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Chicago: Munsell Publishing Company, Publishers 1912

This biography was submitted by a researcher and are abstracted from the above named publication.. Errors could occur, so one should always verify the correctness by obtaining copies of vitals and performing all necessary research to document what is contained herein.

PURVINES, ELIJAH ALEXANDER. - Among the representative agriculturists of Sangamon County may be mentioned Elijah Alexander Purvines, who is carrying on operations in the eastern part of Pleasant Plains. Mr. Purvines was born in Menard County, Ill., December 22, 1863, a son of Green Lee Purvines. When Mr. Purvines was about eleven years of age, the family located in Cartwright Township, and as soon as he was able to reach the plow handles, he began to do his full share of the work on the home farm, and so continued to operate about forty acres of land with his father until reaching his majority. He was married October 17, 1888, to Elizabeth Watkins, who was born west of Petersburg, Menard County, whence her family had come from Kentucky, this branch of the Watkins family having been founded here about 1820, by her grandfather who made the trip overland. Mrs. Purvines was the daughter of Samuel and Mary (Woldridge) Watkins who are still living on the old Watkins farm. Of their eight children, all are still living, as follows: Jennett, the wife of Zadock Thompson, a merchant of Petersburg, Ill.; Elizabeth, who became Mrs. Purvines; Evans G., a prominent farmer of Menard County; Elias, who carries on operations northwest of Petersburg; Walter, a farmer and stock breeder of Menard County; Edgar, an agriculturist engaged in operations west of Petersburg; Hattie, the wife of Christian C. Juhl, a farmer near Petersburg; and Nona, the wife of Ira R. Abbott, owner of the electric light plant at Petersburg. Samuel Watkins was one of the prominent agriculturists of his section of Menard County, where he operated about 2,500 acres of land, and he was often urged to accept political honors by his fellow townsmen of the Democratic party, but being a man of a quiet and unassuming nature, he always preferred to give his time to his farm and his home.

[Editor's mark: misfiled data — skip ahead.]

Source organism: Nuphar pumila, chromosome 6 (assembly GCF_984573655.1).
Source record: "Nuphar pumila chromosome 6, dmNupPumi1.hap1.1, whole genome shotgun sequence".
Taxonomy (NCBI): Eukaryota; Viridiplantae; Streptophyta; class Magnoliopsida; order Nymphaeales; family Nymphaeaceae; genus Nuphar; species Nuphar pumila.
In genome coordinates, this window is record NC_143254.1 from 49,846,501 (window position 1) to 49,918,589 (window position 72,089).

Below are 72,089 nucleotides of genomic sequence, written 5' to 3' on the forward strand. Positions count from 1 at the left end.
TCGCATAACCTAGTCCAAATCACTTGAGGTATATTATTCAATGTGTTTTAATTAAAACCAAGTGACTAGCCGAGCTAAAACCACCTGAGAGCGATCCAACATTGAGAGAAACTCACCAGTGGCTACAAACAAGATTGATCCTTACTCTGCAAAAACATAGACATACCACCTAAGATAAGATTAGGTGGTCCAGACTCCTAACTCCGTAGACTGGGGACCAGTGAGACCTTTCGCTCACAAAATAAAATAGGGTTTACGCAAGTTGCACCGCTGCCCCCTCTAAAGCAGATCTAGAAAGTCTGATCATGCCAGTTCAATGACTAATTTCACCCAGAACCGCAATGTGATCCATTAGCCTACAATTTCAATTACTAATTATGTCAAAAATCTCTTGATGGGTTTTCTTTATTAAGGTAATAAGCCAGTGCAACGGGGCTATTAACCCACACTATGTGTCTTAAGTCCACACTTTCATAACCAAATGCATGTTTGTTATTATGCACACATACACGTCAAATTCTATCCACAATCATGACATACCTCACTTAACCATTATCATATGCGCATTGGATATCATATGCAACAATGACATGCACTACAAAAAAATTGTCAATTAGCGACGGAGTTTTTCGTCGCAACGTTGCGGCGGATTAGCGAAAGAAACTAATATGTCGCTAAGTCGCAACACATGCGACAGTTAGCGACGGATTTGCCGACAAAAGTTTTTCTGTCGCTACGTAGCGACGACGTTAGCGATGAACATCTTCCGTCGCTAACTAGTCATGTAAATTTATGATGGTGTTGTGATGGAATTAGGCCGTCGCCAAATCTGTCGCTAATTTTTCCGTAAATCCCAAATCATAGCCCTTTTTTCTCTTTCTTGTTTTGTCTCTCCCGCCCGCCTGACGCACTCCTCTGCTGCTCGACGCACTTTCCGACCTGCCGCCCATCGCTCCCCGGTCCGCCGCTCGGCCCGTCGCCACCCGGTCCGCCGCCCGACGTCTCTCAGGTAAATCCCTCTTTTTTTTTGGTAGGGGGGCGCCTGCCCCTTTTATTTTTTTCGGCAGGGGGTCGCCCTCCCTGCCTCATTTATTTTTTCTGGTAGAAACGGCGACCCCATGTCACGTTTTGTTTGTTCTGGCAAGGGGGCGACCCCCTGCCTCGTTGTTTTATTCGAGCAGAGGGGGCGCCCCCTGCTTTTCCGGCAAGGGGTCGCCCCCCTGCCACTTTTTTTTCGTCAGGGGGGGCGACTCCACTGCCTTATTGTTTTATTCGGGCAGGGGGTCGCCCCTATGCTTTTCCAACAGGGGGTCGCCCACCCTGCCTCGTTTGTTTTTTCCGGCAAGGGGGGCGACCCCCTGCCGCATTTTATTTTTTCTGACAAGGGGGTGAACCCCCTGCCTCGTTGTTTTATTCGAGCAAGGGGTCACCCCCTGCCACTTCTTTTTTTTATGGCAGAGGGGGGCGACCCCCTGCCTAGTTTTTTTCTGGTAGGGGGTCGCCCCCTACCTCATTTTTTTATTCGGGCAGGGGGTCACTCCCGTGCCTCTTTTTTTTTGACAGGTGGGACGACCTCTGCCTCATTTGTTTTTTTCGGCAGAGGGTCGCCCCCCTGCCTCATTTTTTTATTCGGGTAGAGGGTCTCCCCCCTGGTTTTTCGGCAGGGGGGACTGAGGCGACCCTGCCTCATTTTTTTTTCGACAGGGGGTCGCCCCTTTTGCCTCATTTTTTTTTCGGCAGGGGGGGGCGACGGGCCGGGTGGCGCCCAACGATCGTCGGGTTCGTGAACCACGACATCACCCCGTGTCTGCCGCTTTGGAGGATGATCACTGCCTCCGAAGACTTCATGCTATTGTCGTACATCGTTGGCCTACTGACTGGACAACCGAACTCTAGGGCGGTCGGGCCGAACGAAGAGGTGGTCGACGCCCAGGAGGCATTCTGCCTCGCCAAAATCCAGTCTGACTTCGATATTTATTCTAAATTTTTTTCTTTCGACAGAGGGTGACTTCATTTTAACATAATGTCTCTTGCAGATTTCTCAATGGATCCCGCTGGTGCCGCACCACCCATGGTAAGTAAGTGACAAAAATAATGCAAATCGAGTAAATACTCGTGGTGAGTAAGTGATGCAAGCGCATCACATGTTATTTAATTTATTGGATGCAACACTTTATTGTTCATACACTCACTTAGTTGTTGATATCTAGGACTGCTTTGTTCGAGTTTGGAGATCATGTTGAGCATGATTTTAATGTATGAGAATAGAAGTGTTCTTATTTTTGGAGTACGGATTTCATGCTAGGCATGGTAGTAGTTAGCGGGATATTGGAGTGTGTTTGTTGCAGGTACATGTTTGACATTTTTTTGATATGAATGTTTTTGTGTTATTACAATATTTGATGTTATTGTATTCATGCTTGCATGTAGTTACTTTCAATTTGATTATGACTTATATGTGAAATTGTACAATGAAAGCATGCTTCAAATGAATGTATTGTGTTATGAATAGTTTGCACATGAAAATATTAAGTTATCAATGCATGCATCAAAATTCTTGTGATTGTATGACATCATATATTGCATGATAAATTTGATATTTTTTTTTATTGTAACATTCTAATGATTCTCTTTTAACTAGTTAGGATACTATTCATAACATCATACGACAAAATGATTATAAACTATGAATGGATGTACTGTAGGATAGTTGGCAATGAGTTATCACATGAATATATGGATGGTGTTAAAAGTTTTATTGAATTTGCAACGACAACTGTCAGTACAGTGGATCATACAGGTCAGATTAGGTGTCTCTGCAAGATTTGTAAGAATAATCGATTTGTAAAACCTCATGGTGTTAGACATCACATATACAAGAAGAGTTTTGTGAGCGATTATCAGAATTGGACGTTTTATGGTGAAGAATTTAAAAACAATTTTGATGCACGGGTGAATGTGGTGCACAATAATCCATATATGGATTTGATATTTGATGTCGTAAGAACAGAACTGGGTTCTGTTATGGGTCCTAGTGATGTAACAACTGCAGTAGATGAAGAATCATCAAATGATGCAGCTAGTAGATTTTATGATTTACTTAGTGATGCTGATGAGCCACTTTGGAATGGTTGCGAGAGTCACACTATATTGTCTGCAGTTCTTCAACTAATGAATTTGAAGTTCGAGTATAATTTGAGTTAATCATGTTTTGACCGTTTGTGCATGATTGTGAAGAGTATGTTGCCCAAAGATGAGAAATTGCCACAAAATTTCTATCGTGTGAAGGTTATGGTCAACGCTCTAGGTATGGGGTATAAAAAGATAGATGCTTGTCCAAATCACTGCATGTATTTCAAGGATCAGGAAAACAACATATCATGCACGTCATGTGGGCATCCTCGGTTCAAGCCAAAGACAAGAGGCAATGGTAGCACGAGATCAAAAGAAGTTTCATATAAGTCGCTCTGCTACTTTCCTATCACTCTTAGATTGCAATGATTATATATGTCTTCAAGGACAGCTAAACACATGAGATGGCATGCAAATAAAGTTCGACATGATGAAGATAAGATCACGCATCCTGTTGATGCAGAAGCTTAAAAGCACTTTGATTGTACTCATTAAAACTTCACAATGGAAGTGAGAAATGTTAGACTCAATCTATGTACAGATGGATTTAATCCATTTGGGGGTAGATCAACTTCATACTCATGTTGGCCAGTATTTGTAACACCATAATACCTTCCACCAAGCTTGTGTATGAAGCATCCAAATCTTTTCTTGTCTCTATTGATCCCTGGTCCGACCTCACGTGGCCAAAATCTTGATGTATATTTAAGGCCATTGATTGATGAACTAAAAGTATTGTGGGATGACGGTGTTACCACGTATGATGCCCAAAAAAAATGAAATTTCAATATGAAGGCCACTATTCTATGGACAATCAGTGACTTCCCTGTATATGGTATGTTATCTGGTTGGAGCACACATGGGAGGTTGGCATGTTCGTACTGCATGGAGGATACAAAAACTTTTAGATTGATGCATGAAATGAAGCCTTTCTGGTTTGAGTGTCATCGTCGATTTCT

After their marriage Mr. and Mrs. Purvines settled on a part of his father's farm in Cartwright Township, and there he successfully carried on operations on 300 acres of land until 1902, in which year he built a beautiful home in the eastern part of Pleasant Plains. In addition to about 400 acres in this county, he owns a tract of 320 acres in Cowley County, Kans., and 850 acres in Potter County, Tex., a total of 1,570 acres. His Sangamon County land produced eighty bushels of corn to the acre in 1910, and he has also been very successful in the breeding of stock. He is one of the intelligent and progressive farmers of the county, and his operations have always been carried on along scientific lines. Much of Mr. Purvines' success may be attributed to his wife, who has assisted him in many ways as only the agriculturist's wife can help him. While not a member of any special church, Mr. Purvines is always ready to contribute towards church or charitable movements. His political belief is that of the Democratic party. He is very fond of travel, believing that it is an education and means of broadening the mind and increasing one's fund of knowledge, and in 1900, with his brother-in-law, he took an extensive European trip, visiting the Paris Exposition, Germany, Switzerland and Denmark.

To Mr. and Mrs. Purvines there have been born four children as follows: Talvi V., born December 9, 1889; Rollie, born March 12, 1892; DeWitt L., born April 29, 1893; and Mary J., born May 22, 1906. Mrs. Purvines and her children affiliate with the Christian Church. In 1901, Mr. Purvines, with his son and daughter went to Texas, where they broke out 300 acres of land, on which they raised a crop of corn and maize, and later erected a home. During his absence Mrs. Purvines raised 100 head of hogs without the aid of anyone. Mr. Purvines is a representative of the best type of Illinois agriculturist and may be depended upon to creditably maintain and substantiate the name of one of the State's pioneer families.

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